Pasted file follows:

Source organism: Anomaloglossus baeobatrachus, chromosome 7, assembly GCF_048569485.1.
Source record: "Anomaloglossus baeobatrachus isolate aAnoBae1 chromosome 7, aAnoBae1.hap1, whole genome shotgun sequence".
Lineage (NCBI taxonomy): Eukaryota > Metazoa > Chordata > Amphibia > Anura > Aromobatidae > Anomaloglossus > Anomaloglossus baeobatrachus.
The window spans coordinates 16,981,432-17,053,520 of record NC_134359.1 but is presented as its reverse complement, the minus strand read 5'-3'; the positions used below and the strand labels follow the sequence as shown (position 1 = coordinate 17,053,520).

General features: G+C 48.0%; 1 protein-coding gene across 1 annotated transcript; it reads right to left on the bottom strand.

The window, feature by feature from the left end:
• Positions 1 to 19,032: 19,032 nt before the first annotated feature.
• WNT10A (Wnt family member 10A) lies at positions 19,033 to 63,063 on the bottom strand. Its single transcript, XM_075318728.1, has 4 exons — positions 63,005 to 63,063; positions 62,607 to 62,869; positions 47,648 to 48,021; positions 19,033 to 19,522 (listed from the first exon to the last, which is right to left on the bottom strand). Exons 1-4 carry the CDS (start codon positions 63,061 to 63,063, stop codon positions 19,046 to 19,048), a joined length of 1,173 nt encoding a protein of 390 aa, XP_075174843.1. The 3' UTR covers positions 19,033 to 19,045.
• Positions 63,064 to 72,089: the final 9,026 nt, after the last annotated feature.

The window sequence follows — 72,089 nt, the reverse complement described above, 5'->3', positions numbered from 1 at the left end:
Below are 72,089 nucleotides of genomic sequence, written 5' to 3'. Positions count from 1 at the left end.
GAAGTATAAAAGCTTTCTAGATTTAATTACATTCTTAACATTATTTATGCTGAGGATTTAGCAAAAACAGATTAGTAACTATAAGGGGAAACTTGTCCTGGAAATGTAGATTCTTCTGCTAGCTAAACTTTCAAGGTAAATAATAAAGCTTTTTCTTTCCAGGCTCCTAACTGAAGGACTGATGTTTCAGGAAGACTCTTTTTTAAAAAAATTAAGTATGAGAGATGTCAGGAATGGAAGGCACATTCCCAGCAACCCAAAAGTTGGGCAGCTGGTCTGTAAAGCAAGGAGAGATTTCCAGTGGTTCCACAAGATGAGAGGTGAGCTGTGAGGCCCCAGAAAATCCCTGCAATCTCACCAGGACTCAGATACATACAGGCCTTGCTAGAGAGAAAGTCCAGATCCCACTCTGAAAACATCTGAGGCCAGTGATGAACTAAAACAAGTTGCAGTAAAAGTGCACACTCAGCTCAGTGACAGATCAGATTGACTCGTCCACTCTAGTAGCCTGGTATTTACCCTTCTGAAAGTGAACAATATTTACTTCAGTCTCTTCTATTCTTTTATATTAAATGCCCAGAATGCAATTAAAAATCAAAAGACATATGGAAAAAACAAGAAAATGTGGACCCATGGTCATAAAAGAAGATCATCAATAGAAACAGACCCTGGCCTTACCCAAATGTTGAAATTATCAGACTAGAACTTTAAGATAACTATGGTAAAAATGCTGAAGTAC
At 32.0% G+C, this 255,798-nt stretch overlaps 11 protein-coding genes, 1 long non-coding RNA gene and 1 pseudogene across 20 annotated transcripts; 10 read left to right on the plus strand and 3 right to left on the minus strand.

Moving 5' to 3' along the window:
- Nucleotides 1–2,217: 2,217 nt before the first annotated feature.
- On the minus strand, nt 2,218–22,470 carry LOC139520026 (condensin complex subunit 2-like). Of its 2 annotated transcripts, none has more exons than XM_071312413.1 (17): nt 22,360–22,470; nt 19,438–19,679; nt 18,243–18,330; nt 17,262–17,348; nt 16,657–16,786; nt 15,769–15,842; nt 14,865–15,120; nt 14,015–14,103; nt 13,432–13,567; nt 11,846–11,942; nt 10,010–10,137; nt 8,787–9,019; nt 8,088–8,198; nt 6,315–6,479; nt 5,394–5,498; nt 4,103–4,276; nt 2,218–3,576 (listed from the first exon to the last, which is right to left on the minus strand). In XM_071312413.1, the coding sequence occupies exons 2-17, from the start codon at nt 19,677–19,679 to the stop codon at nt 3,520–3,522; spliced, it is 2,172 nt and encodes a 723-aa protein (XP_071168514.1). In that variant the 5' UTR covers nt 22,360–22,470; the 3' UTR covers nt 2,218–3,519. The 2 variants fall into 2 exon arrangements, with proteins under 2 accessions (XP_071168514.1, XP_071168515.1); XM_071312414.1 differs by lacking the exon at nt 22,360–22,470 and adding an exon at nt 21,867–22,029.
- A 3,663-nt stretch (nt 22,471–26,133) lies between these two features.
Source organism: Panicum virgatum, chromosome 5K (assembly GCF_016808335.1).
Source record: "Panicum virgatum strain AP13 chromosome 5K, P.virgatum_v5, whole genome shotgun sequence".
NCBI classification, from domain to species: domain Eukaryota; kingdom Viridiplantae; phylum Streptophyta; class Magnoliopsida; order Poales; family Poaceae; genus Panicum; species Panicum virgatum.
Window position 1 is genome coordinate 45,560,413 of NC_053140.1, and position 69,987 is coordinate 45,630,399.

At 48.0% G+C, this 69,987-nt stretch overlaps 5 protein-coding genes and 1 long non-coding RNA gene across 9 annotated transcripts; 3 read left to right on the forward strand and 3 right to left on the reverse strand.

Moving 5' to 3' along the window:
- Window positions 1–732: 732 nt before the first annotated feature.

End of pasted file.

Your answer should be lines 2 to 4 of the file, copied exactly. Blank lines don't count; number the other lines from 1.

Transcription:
Source record: "Anomaloglossus baeobatrachus isolate aAnoBae1 chromosome 7, aAnoBae1.hap1, whole genome shotgun sequence".
Lineage (NCBI taxonomy): Eukaryota > Metazoa > Chordata > Amphibia > Anura > Aromobatidae > Anomaloglossus > Anomaloglossus baeobatrachus.
The window spans coordinates 16,981,432-17,053,520 of record NC_134359.1 but is presented as its reverse complement, the minus strand read 5'-3'; the positions used below and the strand labels follow the sequence as shown (position 1 = coordinate 17,053,520).